A foreclosure is one of the most painful events that can happen to us financially. On top of the pain of losing your home, there is the damaging effect a foreclosure has on your credit.
Most of us work very hard to protect our good credit, and when we’ve reached the point where we can no longer keep up with our mortgage obligation, we know how badly it’s going to hurt our credit score.
According to Fair, Isaac and Company, the organization that created the FICO score, a drop of 300 points is not unusual following a foreclosure.
That means a good score can dip below 500 very quickly. And a foreclosure event stays on your credit record for up to seven years.
However, it’s also true our score may begin to go up again after only two years, if we maintain a good payment history following the foreclosure.
What to do when a foreclosure is hurting your credit.
Well, for one thing, a foreclosure will likely push your credit card interest rates to the highest bracket allowed — up to 32 percent in some cases.
The thing to do here is to stop using your credit cards immediately and pay them down as quickly as possible. However, you shouldn’t cancel the cards because having available credit counts in your favor when calculating your score.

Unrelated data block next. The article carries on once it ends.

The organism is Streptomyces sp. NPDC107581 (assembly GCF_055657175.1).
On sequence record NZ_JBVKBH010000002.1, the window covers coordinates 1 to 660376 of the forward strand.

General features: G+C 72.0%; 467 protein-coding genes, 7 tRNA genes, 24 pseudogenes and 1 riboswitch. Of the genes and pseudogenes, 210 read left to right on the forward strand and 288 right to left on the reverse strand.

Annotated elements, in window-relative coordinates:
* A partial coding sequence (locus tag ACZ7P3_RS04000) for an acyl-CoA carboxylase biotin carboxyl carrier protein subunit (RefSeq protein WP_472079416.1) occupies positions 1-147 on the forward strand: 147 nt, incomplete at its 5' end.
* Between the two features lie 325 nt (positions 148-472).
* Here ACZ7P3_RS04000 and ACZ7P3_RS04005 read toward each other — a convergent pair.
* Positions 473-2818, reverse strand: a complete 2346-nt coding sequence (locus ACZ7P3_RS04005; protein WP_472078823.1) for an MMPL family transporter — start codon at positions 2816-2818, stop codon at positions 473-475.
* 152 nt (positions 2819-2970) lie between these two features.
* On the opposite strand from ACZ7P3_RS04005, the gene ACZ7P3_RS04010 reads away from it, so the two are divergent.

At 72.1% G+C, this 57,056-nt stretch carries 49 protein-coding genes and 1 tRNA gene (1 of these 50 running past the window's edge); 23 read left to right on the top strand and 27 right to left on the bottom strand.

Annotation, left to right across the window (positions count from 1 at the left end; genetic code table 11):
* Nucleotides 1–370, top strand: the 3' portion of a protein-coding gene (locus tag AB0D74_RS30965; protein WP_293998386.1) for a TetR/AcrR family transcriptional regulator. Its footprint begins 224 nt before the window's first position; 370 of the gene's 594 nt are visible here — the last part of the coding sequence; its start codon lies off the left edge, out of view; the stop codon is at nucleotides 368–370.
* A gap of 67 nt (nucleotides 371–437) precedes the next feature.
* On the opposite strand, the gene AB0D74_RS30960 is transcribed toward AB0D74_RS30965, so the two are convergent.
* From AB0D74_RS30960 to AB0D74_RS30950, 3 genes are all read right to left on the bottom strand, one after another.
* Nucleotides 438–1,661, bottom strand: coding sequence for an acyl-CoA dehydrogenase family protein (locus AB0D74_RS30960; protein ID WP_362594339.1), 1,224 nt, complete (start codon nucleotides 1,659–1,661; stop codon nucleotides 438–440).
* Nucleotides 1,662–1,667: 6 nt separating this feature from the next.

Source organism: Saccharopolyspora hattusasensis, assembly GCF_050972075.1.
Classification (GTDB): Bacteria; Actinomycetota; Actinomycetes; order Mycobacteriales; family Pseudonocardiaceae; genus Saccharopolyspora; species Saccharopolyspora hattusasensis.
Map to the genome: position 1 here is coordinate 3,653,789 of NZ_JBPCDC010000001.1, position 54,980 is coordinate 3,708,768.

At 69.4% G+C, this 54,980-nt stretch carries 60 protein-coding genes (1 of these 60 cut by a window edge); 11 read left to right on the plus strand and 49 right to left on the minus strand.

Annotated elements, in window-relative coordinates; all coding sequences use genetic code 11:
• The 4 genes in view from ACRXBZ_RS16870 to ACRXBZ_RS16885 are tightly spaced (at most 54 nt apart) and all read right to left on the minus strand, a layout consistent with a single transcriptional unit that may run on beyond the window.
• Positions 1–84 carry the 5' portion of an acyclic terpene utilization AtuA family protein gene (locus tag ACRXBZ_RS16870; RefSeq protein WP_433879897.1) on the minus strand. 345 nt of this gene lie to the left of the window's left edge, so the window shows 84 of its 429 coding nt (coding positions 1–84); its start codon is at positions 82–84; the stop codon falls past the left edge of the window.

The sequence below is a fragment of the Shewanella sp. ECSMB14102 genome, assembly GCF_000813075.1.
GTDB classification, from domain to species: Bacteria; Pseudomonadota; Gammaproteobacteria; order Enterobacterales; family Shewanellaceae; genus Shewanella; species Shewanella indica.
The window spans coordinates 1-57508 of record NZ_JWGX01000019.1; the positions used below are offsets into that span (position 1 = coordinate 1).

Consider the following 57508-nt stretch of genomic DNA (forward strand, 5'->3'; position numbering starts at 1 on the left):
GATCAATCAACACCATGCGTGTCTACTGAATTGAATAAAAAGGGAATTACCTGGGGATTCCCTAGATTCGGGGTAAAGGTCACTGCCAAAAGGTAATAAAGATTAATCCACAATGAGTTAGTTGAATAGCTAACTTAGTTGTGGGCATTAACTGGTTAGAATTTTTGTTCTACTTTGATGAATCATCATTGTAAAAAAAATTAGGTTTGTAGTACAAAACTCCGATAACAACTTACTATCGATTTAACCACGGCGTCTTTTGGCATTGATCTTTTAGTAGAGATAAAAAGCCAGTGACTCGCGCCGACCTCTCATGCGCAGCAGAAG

The most important thing to remember when a foreclosure has hurt your credit is the damage is reversible.
“Look at your foreclosure as a necessary step
toward fixing your financial situation.”
Once your credit score has bottomed, the rating agencies will look for on-time payments beginning now. It’s up to you to keep a pristine payment record from this point onward.
Remember when I said your score can begin to improve within as little as two years? Well, this will only happen if you keep the remainder of your payments current.
Explaining your circumstances.
Another thing that can help get your credit score moving in the right direction again is to write a statement that will be permanently attached to your credit report.
By law, the rating agencies must allow consumers the opportunity to address any negative entries in their report by attaching a 100-word letter that explains the circumstances behind the default.
This letter will show the rating agencies and any lenders that, despite your financial hardships, you are taking control and responsibility for your debt obligations moving forward.
Going through a foreclosure is a very difficult and emotional experience. By taking a step back and realizing you still have options, it can be made easier.
Look at your foreclosure as a necessary step toward fixing your financial situation and getting your debts back to a manageable level.
Most of all, take the opportunity to restore your credit by building a good payment history starting now.
Photo source: washingtonindependent.com.